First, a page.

But for a Small Moment

by Neal A. Maxwell

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The conditions were perfect for inducing deep, dark despair; four-plus months of incarceration; scant and poor food; primitive and dirty accommodation; virtually unrelieved gloom. Yet from Liberty Jail, the "prison-temple," there emanated revelations so sublime as to constitute a towering witness to Joseph Smith's prophetic calling and powers.

The thick prison walls confined only the Prophet's body, Elder Maxwell observes, while his mind and spirit soared to commune with heaven. Betrayed and unjustly imprisoned, he here met perhaps his greatest earthly test — to see large-scale suffering among his people, to bear cruel injustices with patience, fortitude, and Christian meekness, as enjoined by scriptures revealed through him. Here he pondered and consolidated in mind and heart the great Restoration doctrines for which he had already been the conduit. Here he wrote to the Church inspired words of transcendent sweetness and power, many of them profoundly revelatory and laden with unique insights.

In his uniquely creative style the author opens up to the reader the spiritual and doctrinal gains arising from this period of reflection and revelation. The result is a major contribution to a developing understanding of the Prophet Joseph and his work, particularly of principles that exercised his mind during that trying period—such as priesthood, revelation, premortal existence, foreordination, the mortal experience, and the necessity of adversity in one's spiritual development. In terms of eternity, the Prophet's trials were "but for a small moment," but as this book stimulatingly portrays, the principles, doctrines, and insights we learn from his experience are timeless.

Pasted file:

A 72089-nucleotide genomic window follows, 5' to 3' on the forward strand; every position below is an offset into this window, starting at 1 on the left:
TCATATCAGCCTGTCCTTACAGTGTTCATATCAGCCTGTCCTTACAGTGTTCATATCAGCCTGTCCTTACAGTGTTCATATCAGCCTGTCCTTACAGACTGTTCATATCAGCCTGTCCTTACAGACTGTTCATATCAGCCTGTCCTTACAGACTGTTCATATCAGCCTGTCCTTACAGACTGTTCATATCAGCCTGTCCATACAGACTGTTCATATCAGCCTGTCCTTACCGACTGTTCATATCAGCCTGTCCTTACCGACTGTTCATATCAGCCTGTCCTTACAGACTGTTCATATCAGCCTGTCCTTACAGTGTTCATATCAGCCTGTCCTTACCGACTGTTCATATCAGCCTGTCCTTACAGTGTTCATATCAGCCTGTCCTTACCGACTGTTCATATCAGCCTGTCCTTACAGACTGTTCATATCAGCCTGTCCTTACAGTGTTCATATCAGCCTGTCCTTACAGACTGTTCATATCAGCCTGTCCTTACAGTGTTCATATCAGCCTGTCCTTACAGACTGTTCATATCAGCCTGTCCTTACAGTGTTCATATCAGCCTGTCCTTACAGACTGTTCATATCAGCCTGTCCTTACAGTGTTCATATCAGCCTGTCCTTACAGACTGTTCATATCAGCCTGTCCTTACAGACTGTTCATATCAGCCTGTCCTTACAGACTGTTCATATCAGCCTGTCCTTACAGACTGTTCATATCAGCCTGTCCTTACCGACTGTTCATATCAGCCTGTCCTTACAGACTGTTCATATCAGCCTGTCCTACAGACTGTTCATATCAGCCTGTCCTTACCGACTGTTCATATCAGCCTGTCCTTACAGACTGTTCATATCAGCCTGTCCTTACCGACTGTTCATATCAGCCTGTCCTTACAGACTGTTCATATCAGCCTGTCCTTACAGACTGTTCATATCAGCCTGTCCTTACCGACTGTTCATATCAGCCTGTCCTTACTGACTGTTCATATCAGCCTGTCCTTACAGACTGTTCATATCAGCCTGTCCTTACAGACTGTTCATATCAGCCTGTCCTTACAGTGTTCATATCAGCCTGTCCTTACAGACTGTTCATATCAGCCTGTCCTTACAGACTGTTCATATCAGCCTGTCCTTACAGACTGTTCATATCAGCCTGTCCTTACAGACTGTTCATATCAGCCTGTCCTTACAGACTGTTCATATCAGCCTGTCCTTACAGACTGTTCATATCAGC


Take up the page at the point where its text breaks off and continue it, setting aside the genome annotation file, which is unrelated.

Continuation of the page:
About the Author

Neal A. Maxwell

Elder Neal A. Maxwell, who previously served as executive vice president at the University of Utah and as Commissioner of Education for The Church of Jesus Christ of Latter-day Saints, was sustained as an Assistant to the Twelve in 1974 and called to the Quorum of the Twelve Apostles in 1981. A well-beloved speaker and author, he wrote more than twenty-five books, including Whom the Lord Loveth, The Promise of Discipleship, One More Strain of Praise, If Thou Endure it Well, and Not My Will, but Thine. He and his wife, Colleen Hinckley Maxwell, have four children and twenty-four grandchildren. Elder Maxwell passed away July 21, 2004.

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